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Tuesday, 19 June 2012

Europe's leaders have hit back at 'lecturing' by some countries

MARK COLVIN: The Prime Minister Julia Gillard has just held a late night press conference in the Mexican resort town of Los Cabos, after a day of meetings with G20 leaders.
Discussions were predictably dominated by the eurozone crisis and Julia Gillard has been at the centre of the action.
But European leaders have also hit back at what's been perceived in some quarters as "lecturing" by other countries.
North America correspondent Jane Cowan is in Los Cabos, Mexico.
Jane, first of all there's been some debate about whether any of the critical comments were directed at Julia Gillard; what can you tell us about that?
JANE COWAN: Well Mark she's certainly dismissing that suggestion out of hand totally.
The speculation was sparked mostly by the timing of it all. Yesterday was when Julia Gillard strongly talked up Australia's economic credentials here and even suggested the solution to Europe's woes might lie in following Australia's example.
She was urging the European leaders to be courageous and was advocating a blend of not just austerity measures to rein in budgets but also investment to generate growth.
Then today the European Commissions' president, Jose Manuel Barroso, expressed a generalised irritation; saying that European leaders hadn't come to the G20 for lessons on economics. He said he wouldn't be taking lessons from anyone. He also emphasised Mark that Europe was taking action to fix the problem but said that it would take time to make reform happen.
And the Australian media contingent here in Los Cabos has certainly fixated on the connection between the two remarks. But you have to point out, that the Australian Prime Minister, although she's been a strong voice, has hardly been the only leader here to weigh in on Europe's handling of the crisis.
Everyone from the British leader David Cameron, to the South Korean president have commented and business leaders I spoke to yesterday after Julia Gillard first made these remarks, who were in the audience, certainly had no problem with her tone. They were saying that they thought she had earned bragging rights given the state of the Australian economy compared with a lot of other countries that are struggling.
For her part though Mark, the Prime Minister Julia Gillard is saying that she saw Mr Barroso today and she says he was amused at the suggestion that anything he said anywhere would be reported as being about Australia. She says they actually laughed about the whole thing earlier today and she says that means it's obvious it was crystal clear in Mr Barroso's own mind that he wasn't meaning Australia.
Let's have a listen to some of what she told us.
JULIA GILLARD: I had a conversation with president Barroso today and advised him that he was running strongly in the Australian media. That came as a complete surprise to him, given he hadn't had anything to say about Australia.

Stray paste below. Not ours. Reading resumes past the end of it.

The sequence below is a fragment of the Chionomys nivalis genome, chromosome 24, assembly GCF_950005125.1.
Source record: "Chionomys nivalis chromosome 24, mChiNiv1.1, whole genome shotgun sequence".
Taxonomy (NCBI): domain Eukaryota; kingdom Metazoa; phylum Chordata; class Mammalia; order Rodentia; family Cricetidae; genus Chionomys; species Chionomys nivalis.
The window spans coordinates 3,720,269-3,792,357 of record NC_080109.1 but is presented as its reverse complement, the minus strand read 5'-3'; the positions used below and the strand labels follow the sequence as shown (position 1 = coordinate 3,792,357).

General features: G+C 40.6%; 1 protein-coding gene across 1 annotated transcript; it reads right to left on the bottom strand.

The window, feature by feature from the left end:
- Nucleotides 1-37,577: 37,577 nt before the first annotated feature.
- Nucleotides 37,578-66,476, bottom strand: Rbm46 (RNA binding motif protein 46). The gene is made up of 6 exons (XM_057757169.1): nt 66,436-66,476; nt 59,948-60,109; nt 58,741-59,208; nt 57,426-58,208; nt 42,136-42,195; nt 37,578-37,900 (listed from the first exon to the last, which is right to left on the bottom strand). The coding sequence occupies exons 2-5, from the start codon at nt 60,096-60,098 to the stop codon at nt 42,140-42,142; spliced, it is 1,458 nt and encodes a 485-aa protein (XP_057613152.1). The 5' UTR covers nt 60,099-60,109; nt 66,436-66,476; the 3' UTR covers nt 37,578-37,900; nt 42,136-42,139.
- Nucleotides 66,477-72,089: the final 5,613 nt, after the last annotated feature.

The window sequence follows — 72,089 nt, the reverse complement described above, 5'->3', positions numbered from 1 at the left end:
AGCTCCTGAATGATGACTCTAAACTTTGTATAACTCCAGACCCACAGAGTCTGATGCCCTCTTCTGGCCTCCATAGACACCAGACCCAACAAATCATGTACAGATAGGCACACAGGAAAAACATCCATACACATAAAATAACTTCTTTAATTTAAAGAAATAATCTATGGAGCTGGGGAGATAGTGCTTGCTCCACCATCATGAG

JOURNALIST: Who do you think he was actually referring to?
JULIA GILLARD: Well he was answering a question from a Canadian journalist who was asking very explicitly on behalf of the people of North America.
You come here to make your views known and what's my job here is to make my views known because the views I'm putting here are in Australia's national interest.
MARK COLVIN: Amusingly I'm told that in the Canadian press they think the remarks were aimed at them. So make of that what you will.
Jane Cowan the meetings today were behind closed doors; what do we know about what they said inside?
JANE COWAN: Well it was all smiles for the cameras as the leaders were posing for the group photo that's customary at these things but the meeting has really laid bare the tensions over how to best respond to the turmoil in Europe and we're told that behind closed doors the talk was very frank in the meeting today and that the prevailing mood among non-European leaders was a sense that more does need to be done to spur growth and the point was being made that austerity and growth are not mutually exclusive, they're two wheels on the same cart.
There were fears expressed that incremental approaches now mightn't be enough to convince the markets and that what's required is bold action to get the continent really ahead of the crisis.
There was even some play on words with Greek mythology where one leader we're told described the task ahead as Herculean.
MARK COLVIN: And what can we expect when the G20 wraps up tomorrow?
JANE COWAN: Well the leaders are to agree on a communiqubut judging by the leaked draft that emerged today it's not necessarily likely to offer more than a broad road map.
European leaders have been pointing to another meeting that they'll hold amongst themselves about 10 days from now and that's really where the detail is more likely to be hammered out.
No-one expects that this will be something that's fixed overnight; it's still a long and rocky road ahead.
MARK COLVIN: Jane Cowan in Los Cabos, thank you very much.


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